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Covid-19 Vaccines

Johnson & Johnson’s adenovirus vector based vaccine – a game changer?

Johnson & Johnson’s adenovirus vector-based vaccine, developed by its subsidiary Janssen Biotech Inc. reported 66% overall vaccine efficacy with a single dose after 28 days in a global Phase III trial with 43,783 participants. However, efficacies were different at different trial locations: 72% efficacy in the US, 66% in Latin America, and 57% in South Africa, the latter in which many cases were caused by the new SARS-CoV-2 variant B.1.351.

Johnson & Johnson’s vaccine was 85% overall effective in preventing severe disease and demonstrated complete protection against Covid-19-related hospitalisation and death 28 days after vaccination. The company has supply agreements for 200 million doses with the EU and for 100 million doses with the US government. (link).

Johnson & Johnson’s (J&J) Janssen-Cilag International is awaiting approval from the European Medicines Agency. This approval is expected in March 2021. The FDA has scheduled a meeting of its Vaccines and Related Biological Products Advisory Committee (VRBPAC) on Feb. 26, 2021, to discuss the request for emergency use authorization (EUA) for a COVID-19 vaccine from Janssen Biotech Inc. (link). The company expects expects that vaccine distribution can start directly after regulatory authorisation. The investigational, single-dose vaccine leverages Johnson and Johnson’s vaccine platform for developing Ebola, Zika, RSV and HIV vaccines. link

Johnson & Johnson’s is compatible with standard vaccine distribution channels. If authorized, this single-dose vaccine candidate is estimated to remain stable for two years at -20°C (-4°F), at least three months of which can be at temperatures of 2-8°C (36°F–46°F). The Company will ship the vaccine using the same cold chain technologies it uses today to transport other innovative medicines. link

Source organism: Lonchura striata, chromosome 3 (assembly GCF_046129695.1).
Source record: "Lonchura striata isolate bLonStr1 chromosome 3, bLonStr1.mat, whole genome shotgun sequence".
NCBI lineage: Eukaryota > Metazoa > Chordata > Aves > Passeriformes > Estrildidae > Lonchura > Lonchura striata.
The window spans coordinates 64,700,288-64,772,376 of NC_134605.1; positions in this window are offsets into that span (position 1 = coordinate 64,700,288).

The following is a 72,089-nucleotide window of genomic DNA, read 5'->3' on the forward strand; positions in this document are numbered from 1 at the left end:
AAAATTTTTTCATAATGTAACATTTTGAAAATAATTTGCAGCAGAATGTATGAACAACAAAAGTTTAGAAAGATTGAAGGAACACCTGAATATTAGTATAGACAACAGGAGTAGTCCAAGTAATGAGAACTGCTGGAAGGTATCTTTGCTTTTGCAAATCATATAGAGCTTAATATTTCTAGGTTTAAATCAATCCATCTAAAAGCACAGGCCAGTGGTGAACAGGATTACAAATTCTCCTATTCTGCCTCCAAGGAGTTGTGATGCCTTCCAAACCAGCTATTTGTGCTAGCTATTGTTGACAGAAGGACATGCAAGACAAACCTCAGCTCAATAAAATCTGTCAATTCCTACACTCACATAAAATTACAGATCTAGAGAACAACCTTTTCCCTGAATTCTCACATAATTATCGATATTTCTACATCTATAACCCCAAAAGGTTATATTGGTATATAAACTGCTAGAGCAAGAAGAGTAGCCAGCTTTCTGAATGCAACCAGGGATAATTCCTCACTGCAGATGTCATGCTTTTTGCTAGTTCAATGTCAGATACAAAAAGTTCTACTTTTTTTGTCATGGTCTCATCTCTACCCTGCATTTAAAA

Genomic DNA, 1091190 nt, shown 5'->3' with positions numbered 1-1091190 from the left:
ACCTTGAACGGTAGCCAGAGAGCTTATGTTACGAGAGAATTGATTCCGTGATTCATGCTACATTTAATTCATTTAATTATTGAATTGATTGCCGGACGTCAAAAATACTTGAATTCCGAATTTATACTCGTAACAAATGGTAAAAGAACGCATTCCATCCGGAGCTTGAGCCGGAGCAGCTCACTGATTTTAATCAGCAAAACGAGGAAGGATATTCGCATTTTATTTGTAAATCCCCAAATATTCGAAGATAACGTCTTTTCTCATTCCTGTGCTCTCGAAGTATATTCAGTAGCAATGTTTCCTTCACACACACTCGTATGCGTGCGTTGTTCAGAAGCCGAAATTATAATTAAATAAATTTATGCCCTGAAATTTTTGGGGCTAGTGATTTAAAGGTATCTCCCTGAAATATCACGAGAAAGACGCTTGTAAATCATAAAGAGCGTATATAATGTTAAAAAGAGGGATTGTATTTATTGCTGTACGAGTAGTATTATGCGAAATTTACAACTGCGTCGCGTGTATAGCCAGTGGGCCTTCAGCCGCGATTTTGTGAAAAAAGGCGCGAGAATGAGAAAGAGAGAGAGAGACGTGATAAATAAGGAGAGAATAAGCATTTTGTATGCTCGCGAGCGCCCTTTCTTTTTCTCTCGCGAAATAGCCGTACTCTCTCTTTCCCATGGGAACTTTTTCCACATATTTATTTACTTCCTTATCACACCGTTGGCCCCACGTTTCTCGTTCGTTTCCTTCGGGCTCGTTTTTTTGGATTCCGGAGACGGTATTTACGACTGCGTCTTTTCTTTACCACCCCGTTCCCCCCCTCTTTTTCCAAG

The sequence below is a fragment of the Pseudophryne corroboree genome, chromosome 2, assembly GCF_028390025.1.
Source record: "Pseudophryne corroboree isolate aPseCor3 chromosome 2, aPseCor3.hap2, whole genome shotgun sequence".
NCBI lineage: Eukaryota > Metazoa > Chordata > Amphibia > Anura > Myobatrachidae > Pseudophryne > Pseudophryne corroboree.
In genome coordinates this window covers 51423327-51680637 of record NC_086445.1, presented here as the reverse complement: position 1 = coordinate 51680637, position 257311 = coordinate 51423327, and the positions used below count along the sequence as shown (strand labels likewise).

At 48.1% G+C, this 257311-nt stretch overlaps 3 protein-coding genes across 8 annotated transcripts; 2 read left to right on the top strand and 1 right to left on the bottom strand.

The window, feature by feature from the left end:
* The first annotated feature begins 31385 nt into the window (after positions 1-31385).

South Africa is poised to achieve a milestone in the worldwide response to the pandemic when it becomes the first country to administer the Johnson & Johnson’s Covid-19 vaccine later this week.

The vaccine requires just a single dose and can be stored in normal refrigerators. This will help offer a return to normality for many.

What does Professor Luke O’Neill (Chair of Biochemistry) Affiliations: School of Biochemistry and Immunology. Trinity College Dublin, Ireland have to say about COVID-19 and the Johnson & Johnson vaccine?

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Professor Luke O’Neill

These are the first tentative steps now towards the end game, let’s put it that way. Some will say it is too early and let’s keep going for a while but scientists are now looking at the numbers and trying to project it out a bit. As I say, we are a year into it so we should be able to begin to see what the future might look like. We have now got seven vaccines which is still remarkable. Seven very efficacious vaccines being widely used around the world and the numbers are turning, no question. It is a six to nine-month window is what they are now analysing closely – and of course, we know it is possible

Could the Johnson & Johnson vaccine be a game-changer for COVID-19 and beyond? Luke O’Neill’s COVID-19 update. Watch Professor Luke O’Neill on an interview given to Newstalk (Newstalk is an independent radio station in the Republic of Ireland)